Experimental filmmaker, dramatist, poet and photographer Shuji Terayama’s film Pastoral: To Die in the Country (1974) is a bizarre, metatextual, phantasmagoric recreation of his own rural childhood; it is told as the story of a fictional director trying to reimagine his own childhood in film, such that it is often impossible to know what’s fact and what’s fiction.
Avant-garde Hong Kong fashion designer Yeung Chin, whose work deconstructs and reconfigures traditional styles of clothing, playing with unusual silhouettes and materials, tells Richard Lord how it changed his life.
I first saw the film when I was around 18 or 19 years old, because Silvio Chan showed it to us when I was studying fashion design. He was a professor at PolyU (Hong Kong Polytechnic University) but also organised Alternatif Workshop, a private fashion school in his studio.
Every week I had a tutorial with him; he was a mentor in the fashion business. He just showed us a few minutes from the film, and told us the director was a great film artist.
A scene from Shuji Terayama’s film “Pastoral: To Die in the Country” (1974).
I thought it was really interesting and searched for him, and then spent a whole week watching his films. Every one of them impressed me very much. I had never been exposed to such deranged beauty.
I did not understand the content of the movie at all, because the first time I watched it was in Japanese. But the deepest feeling I got was from the flawless setting and the chemistry formed by the mismatch of characters.
It’s a film from the 70s, but when I saw it, it seemed very modern, very fashionable. It was most impressive to me: the images, the setting, the set design. After that, I watched it every two years. I last watched it six years ago.
[Terayama] hasn’t only amazed me with his film works – his theatre works changed me even more. They made me challenge what a fashion show isYeung Chin
When I learned more about Shuji Terayama’s works, I liked his combination of aesthetics, the interlacing of beauty and ugliness: an aesthetic combination beyond your imagination, a scene full of poetry and beauty.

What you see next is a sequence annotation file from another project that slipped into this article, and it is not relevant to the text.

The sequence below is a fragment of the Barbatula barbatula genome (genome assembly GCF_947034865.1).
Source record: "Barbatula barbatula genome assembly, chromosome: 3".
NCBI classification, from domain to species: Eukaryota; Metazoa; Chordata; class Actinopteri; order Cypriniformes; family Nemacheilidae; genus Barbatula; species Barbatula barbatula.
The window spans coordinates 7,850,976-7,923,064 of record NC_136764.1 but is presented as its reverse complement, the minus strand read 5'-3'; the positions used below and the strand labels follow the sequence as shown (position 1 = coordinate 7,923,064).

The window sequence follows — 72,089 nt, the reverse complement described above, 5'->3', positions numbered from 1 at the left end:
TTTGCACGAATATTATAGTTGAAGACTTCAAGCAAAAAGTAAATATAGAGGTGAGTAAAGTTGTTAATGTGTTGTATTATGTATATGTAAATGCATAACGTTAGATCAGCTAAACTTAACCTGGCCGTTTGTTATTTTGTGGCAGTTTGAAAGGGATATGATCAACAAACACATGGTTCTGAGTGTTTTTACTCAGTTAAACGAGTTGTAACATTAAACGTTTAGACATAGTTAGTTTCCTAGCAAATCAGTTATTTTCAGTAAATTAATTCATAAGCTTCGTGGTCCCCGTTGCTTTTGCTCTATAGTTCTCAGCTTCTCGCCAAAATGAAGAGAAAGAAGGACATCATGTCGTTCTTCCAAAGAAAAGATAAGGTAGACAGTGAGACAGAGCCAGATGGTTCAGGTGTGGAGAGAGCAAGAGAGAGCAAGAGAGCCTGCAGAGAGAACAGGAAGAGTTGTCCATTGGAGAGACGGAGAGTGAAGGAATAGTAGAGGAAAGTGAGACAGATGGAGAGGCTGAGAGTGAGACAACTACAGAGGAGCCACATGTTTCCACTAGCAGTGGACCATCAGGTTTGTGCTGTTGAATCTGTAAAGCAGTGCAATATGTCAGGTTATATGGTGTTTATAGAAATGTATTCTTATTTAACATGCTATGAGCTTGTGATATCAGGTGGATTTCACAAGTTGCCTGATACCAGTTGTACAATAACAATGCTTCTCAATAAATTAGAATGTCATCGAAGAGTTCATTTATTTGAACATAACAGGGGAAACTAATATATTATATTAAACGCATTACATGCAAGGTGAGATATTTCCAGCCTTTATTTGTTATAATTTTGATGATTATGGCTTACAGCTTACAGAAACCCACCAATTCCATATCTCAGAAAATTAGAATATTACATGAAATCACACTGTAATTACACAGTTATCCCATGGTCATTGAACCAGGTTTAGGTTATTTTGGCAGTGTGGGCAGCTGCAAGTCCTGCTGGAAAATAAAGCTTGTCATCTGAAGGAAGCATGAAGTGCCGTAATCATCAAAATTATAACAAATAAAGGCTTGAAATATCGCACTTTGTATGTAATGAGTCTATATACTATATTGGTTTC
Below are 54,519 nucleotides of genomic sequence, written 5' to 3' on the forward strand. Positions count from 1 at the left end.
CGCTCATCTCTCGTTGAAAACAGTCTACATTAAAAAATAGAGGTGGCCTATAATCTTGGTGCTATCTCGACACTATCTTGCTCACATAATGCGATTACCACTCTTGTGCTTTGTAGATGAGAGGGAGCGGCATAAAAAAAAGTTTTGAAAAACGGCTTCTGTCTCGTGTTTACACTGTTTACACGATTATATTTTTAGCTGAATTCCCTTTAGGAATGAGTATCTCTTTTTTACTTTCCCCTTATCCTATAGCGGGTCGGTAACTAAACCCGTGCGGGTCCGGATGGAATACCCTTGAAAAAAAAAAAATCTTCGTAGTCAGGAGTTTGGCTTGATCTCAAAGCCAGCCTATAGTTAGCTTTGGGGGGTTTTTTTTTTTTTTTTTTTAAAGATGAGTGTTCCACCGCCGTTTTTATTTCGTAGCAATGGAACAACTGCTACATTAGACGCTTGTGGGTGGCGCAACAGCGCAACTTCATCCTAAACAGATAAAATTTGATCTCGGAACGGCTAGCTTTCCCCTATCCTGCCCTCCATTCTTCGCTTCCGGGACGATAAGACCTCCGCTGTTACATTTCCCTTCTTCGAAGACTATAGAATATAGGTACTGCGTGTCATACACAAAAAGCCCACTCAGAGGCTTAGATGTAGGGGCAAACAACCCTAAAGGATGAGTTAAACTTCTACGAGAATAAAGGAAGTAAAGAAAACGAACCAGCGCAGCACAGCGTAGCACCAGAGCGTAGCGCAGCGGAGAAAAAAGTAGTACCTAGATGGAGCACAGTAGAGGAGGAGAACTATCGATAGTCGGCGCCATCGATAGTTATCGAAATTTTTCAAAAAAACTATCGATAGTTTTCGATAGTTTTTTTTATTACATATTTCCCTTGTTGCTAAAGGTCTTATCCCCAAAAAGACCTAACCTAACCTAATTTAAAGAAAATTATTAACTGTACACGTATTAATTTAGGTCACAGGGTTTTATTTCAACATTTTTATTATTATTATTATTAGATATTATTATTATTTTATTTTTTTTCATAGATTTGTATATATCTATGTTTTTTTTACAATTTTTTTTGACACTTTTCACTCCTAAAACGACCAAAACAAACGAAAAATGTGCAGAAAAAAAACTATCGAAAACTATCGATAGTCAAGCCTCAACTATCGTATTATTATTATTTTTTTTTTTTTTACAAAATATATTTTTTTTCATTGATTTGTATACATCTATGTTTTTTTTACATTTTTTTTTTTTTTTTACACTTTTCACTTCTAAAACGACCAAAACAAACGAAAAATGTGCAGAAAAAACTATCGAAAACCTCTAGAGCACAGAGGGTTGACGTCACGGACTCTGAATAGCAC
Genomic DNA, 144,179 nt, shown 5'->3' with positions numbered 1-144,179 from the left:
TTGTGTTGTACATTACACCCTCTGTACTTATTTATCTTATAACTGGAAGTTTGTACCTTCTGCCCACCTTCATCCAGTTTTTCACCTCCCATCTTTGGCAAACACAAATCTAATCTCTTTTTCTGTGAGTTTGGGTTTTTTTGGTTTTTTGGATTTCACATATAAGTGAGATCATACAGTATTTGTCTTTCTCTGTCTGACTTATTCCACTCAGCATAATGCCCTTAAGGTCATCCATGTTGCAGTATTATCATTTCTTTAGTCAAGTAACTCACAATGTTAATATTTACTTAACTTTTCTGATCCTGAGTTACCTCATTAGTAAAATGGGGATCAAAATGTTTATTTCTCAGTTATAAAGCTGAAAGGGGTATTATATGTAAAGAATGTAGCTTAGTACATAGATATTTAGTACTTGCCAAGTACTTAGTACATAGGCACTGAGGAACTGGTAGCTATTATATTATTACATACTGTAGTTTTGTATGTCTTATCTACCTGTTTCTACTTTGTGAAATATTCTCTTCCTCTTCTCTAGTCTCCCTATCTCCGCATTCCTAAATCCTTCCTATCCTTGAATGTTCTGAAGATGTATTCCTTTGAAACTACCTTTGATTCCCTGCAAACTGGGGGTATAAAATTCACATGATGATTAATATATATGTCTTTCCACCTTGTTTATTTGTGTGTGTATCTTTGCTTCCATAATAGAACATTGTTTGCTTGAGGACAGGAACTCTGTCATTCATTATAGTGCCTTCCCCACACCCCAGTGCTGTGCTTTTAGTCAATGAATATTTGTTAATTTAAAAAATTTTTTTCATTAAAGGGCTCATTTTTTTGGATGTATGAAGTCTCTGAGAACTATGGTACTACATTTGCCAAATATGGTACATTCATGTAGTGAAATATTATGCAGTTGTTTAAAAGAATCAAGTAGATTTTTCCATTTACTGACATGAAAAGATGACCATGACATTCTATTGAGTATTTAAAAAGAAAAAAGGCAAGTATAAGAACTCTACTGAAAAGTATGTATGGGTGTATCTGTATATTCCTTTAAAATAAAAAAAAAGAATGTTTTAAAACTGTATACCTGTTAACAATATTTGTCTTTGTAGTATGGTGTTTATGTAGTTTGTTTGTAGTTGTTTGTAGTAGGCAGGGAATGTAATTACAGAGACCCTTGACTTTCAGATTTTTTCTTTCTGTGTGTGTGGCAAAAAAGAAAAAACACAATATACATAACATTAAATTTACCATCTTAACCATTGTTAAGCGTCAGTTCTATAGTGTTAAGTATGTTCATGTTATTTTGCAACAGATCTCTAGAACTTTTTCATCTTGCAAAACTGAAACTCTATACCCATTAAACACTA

It completely affected my views on creative aesthetics. He is my judge of aesthetics, and he hasn’t only amazed me with his film works – his theatre works changed me even more. They made me challenge what a fashion show is.
Because of his inspiration, when I started, in 2004, at a time when (theatrical) fashion presentation was not yet popular, I tried to use elements of theatre and art to represent fashion collections.
He uses actors of different stature, who are either very different in height, or are fat or thin. Likewise, I have different preferences in the selection of models for my fashion shows. The beauty of traditional models does not attract me. I prefer models with different body shapes and personalities, and contrasts between fat and thin.
Most of his works are in Japanese, with English subtitles. I can only partially understand both. But I think it’s more interesting that way, because I have my own imagination and method of interpretation.
I put (Terayama-style) characters on my catwalk: for example, with beards and white make-up; naughty dwarf characters; fat, coquettish and cute characters. It’s nothing like the usual catwalk aesthetic.
Source : SCMP